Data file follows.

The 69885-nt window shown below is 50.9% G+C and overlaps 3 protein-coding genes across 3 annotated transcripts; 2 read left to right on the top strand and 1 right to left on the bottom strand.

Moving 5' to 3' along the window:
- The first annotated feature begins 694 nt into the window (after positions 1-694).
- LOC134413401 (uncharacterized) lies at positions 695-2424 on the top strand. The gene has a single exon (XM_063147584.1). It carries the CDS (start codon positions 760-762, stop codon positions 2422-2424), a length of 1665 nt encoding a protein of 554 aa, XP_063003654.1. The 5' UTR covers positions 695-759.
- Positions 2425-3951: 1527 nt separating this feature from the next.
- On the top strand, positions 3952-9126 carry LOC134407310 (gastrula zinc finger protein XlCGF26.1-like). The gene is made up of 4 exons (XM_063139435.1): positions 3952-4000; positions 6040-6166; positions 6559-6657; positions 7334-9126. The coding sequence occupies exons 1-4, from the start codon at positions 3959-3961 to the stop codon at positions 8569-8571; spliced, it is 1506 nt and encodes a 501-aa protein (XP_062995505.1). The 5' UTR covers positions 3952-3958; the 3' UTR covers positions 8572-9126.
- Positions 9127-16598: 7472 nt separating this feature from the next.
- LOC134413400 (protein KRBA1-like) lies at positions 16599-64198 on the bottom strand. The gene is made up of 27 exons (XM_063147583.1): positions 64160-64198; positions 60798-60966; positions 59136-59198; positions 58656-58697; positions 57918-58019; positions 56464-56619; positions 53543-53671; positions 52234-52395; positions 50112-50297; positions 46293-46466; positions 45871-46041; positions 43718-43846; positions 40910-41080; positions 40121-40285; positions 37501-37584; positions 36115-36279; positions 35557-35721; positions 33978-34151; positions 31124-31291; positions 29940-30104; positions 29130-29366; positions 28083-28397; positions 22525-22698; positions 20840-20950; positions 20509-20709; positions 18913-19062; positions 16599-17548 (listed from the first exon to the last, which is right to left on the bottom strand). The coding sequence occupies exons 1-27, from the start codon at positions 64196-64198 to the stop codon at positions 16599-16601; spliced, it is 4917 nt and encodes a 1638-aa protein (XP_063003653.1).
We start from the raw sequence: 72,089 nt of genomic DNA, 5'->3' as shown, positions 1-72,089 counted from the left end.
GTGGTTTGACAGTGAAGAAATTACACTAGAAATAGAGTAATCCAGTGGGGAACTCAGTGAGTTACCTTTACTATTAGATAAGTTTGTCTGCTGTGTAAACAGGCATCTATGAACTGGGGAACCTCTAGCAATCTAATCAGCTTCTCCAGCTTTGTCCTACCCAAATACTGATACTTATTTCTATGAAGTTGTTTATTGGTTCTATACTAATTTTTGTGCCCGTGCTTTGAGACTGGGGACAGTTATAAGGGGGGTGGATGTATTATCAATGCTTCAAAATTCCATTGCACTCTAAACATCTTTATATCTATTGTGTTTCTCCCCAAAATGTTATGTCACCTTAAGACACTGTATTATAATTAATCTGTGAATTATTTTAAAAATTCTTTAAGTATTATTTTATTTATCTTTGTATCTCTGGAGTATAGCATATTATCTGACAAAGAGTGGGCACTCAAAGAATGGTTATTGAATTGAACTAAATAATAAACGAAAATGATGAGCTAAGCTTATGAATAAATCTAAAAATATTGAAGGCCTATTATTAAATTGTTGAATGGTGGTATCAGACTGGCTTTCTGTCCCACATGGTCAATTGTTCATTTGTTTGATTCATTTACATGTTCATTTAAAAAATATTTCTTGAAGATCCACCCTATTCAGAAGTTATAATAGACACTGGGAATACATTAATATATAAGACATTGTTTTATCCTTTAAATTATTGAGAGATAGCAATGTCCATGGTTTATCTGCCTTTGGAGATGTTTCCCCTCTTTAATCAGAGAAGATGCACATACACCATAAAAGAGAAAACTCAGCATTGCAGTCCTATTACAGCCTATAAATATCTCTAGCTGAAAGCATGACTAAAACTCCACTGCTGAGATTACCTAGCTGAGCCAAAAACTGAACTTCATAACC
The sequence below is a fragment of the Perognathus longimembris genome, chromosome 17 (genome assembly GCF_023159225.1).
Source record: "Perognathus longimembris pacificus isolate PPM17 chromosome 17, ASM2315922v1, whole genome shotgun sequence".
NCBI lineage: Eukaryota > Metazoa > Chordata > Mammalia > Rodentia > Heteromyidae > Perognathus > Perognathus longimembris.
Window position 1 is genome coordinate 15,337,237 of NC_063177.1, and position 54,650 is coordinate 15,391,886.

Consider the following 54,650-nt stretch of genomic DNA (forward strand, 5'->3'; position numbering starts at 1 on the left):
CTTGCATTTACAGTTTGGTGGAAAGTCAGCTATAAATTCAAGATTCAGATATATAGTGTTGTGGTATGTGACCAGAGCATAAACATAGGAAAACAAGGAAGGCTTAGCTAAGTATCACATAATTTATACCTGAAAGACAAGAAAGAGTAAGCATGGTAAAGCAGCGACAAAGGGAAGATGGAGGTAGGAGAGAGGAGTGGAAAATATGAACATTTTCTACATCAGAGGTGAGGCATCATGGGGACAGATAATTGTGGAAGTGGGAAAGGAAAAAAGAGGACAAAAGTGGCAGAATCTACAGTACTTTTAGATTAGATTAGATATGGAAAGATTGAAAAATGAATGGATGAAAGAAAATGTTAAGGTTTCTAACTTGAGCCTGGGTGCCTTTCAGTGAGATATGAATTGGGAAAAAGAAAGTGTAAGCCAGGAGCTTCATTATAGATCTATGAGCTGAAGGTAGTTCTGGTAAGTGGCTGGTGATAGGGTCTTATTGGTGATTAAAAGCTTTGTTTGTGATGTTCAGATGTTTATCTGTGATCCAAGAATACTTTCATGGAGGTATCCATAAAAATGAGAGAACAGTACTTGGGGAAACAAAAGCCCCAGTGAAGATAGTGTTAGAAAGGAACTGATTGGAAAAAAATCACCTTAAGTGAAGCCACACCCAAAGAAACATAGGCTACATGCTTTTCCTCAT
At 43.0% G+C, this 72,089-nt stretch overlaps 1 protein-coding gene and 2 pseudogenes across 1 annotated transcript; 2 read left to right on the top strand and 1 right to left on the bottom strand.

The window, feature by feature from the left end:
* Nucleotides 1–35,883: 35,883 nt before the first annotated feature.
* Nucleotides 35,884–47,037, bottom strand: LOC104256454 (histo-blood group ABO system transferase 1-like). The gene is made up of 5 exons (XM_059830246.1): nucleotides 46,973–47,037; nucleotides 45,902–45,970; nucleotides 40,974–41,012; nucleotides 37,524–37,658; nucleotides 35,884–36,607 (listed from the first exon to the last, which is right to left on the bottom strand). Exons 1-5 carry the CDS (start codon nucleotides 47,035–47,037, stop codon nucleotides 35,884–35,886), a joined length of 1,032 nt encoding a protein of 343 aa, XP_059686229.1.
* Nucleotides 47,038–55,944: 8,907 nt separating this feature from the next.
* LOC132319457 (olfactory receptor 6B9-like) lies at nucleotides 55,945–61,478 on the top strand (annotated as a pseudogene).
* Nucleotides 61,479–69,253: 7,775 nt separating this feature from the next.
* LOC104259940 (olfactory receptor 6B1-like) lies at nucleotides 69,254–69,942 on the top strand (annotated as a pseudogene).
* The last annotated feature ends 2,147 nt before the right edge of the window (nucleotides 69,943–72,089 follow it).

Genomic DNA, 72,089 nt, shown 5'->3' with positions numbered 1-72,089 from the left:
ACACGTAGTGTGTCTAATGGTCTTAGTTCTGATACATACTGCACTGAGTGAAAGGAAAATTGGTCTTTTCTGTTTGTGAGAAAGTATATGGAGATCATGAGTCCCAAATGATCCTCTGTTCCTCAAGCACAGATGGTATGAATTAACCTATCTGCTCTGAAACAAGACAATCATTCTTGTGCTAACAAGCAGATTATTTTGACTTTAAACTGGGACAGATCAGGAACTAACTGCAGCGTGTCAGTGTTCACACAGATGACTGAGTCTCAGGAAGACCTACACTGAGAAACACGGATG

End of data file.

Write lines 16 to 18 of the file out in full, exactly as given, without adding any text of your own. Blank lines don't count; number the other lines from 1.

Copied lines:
CTTGCATTTACAGTTTGGTGGAAAGTCAGCTATAAATTCAAGATTCAGATATATAGTGTTGTGGTATGTGACCAGAGCATAAACATAGGAAAACAAGGAAGGCTTAGCTAAGTATCACATAATTTATACCTGAAAGACAAGAAAGAGTAAGCATGGTAAAGCAGCGACAAAGGGAAGATGGAGGTAGGAGAGAGGAGTGGAAAATATGAACATTTTCTACATCAGAGGTGAGGCATCATGGGGACAGATAATTGTGGAAGTGGGAAAGGAAAAAAGAGGACAAAAGTGGCAGAATCTACAGTACTTTTAGATTAGATTAGATATGGAAAGATTGAAAAATGAATGGATGAAAGAAAATGTTAAGGTTTCTAACTTGAGCCTGGGTGCCTTTCAGTGAGATATGAATTGGGAAAAAGAAAGTGTAAGCCAGGAGCTTCATTATAGATCTATGAGCTGAAGGTAGTTCTGGTAAGTGGCTGGTGATAGGGTCTTATTGGTGATTAAAAGCTTTGTTTGTGATGTTCAGATGTTTATCTGTGATCCAAGAATACTTTCATGGAGGTATCCATAAAAATGAGAGAACAGTACTTGGGGAAACAAAAGCCCCAGTGAAGATAGTGTTAGAAAGGAACTGATTGGAAAAAAATCACCTTAAGTGAAGCCACACCCAAAGAAACATAGGCTACATGCTTTTCCTCAT
At 43.0% G+C, this 72,089-nt stretch overlaps 1 protein-coding gene and 2 pseudogenes across 1 annotated transcript; 2 read left to right on the top strand and 1 right to left on the bottom strand.

The window, feature by feature from the left end: